By Lavoris McGhee from Little Rock, AR
As the other feedback says,you need a pressure cooker but you will also need to add a teaspoon of salt to each jar of soup. That is a preservative in its self. Look up Ball.com and ask for their blue book. It tells you what you need to know about canning. Be especially careful about sterilizing your jars and rings, for they can carry germs that will cause your soup etc to spoil. I've canned Moose meat with gravy and it's the best I've ever eaten.
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Can I can homemade soup with cabbage in it?
By Kathy S from PDC, WI
Yes, you can. My grandmother's vegetable soup includes cabbage and for as long as I can remember, she canned it every year.
I always add cabbage to my veggie soup even when I make my WW version without any meat. It really adds a lot to it. If I don't have a head of cabbage I just buy a small bag of shredded cabbage (cole slaw) and add some of that.
Whenever I put my hot soup in a mason jar and use a new lid, it seals when it cools. Is this process OK and safe?
This is not safe. You need to use a water bath canning method. You need a deep stockpot, a trivet, clean dishtowels, and canning tongs.
Put your soup in the jar. Wipe off any excess with a clean towel.
Seal the jars.
Put on a trivet.
Cover with water. Your jars must have 1-2 inches of water above them.
Begin processing time. You can refer to the Ball Book of Canning, or any recipe.
Use the canning tongs when processing time is done to remove the jars.
Let cool on the counter.
No, I am sorry it is not safe. All soup made at home needs to be pressured canned.
This may be safe if you moved the jars to the refrigerator and used within 3 or 4 days; but storing - no, it would not be safe.
Most of the information from everyone can be found on this web site:
I agree that it is unsafe to just put the soup in the jar and let it seal itself without processing. There is always the danger of botulism, especially in low acid foods. The only thing I do not pressure process or use the boiling water method for high acid foods is when making freezer jam, which is entirely different and depends upon being frozen quickly after all other directions are followed.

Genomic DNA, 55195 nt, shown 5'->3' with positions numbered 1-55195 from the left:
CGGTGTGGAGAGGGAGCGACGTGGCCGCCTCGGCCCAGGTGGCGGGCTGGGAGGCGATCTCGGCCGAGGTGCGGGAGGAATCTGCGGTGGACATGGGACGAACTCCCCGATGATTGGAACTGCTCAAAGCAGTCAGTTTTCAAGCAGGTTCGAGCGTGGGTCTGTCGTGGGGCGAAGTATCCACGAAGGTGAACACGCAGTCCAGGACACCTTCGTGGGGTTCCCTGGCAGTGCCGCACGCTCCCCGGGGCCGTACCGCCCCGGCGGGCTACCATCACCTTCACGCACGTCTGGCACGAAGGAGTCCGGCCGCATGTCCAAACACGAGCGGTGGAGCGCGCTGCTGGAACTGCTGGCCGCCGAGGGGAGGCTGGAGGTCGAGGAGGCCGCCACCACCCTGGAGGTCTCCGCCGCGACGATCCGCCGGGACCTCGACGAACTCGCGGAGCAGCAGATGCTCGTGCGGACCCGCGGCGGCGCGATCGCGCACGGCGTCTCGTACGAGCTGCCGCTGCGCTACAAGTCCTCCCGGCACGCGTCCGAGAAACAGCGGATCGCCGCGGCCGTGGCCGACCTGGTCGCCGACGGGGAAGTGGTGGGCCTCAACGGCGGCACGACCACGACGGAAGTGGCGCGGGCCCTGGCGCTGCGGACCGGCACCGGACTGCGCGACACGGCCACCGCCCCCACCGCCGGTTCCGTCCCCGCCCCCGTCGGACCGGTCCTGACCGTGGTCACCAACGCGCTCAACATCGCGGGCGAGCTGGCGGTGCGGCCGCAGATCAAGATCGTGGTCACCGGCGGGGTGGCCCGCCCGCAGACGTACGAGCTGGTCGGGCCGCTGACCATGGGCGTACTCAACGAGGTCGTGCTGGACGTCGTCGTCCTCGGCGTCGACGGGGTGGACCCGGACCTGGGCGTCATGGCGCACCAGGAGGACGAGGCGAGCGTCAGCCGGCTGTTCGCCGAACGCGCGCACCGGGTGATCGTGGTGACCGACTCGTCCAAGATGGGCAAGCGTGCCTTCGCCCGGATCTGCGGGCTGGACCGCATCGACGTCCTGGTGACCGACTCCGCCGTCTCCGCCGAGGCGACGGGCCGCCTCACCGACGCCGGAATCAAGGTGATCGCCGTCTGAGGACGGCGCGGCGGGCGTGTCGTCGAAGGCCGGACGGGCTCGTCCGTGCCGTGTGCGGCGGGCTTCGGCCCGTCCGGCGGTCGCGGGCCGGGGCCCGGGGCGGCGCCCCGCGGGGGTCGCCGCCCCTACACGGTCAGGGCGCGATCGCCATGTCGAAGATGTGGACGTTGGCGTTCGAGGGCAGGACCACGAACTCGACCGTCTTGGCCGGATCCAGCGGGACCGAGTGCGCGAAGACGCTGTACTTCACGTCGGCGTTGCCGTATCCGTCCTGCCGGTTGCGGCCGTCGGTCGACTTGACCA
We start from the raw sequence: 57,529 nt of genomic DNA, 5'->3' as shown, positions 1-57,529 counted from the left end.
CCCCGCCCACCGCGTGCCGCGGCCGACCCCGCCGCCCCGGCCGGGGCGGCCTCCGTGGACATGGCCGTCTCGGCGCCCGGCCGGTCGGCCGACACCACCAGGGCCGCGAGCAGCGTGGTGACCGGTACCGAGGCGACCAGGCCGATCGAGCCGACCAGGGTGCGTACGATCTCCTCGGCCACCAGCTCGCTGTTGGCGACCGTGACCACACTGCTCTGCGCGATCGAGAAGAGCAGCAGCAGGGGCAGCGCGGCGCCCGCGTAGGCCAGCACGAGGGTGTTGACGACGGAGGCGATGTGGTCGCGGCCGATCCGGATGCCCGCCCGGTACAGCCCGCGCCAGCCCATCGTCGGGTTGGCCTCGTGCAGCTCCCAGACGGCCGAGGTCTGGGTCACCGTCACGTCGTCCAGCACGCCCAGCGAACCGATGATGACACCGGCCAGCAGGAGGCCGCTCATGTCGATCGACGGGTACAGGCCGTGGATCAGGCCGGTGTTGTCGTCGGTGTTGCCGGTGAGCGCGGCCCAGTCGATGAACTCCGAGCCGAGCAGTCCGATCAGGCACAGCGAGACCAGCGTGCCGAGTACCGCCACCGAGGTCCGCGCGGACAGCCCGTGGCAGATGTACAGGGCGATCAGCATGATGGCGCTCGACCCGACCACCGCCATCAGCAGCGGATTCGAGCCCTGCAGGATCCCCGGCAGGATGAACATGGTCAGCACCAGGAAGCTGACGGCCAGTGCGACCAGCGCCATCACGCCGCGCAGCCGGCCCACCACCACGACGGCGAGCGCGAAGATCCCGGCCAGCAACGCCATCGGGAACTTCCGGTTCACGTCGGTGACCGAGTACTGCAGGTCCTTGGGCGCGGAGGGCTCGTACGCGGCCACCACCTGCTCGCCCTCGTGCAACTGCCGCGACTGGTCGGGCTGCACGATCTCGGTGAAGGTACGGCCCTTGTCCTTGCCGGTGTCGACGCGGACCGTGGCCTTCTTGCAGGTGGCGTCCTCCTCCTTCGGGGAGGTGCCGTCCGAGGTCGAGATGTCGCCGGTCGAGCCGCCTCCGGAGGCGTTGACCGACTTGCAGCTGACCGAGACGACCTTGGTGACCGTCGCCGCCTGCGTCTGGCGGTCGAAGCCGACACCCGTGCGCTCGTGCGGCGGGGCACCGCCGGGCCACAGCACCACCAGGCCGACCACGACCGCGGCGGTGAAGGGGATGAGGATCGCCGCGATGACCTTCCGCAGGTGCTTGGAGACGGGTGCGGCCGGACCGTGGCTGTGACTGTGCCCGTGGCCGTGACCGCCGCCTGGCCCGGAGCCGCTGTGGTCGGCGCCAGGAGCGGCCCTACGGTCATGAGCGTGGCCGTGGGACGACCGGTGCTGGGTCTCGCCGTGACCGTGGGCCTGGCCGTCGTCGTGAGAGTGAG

Storing soup in mason jars before cooling.
This is not safe you should allow the soup to cool before putting on the lid or even putting soup in the jars.
If you have a glass jar with shoulders make sure you fill it under the shoulders to avoid broken glass.
Place the lid on loosely until the soup is frozen.
Leave a little space between jars in the freezer.
You can also store them in the box the jars came with to avoid breaking your jars.
That isn't safe, no. Here is the canning method you should use in the future.
Clean your hands and all of the tools you'll be using.
Remove the lids from the jars.
Place the jars on top of the rack in your canning pot.
Fill the pot and jars with enough water to cover them and then bring to a boil.
You want to soften the lids so bring them to a boil, as well.
Remove all boiled items from pot and set on a dry towel.
Fill your jars with soup leaving a 1/2 inch at the top.
Screw on the lids securely.
Lower the jars back into your canning pot of boiling water using sturdy tongs or a jar lifter.
Start your timer once the water has returned to a boil. (The cooking time will vary depending on your soup.)
Allow jars to cool for 24 hours. They may be stored in a cool, dark place for up to a year.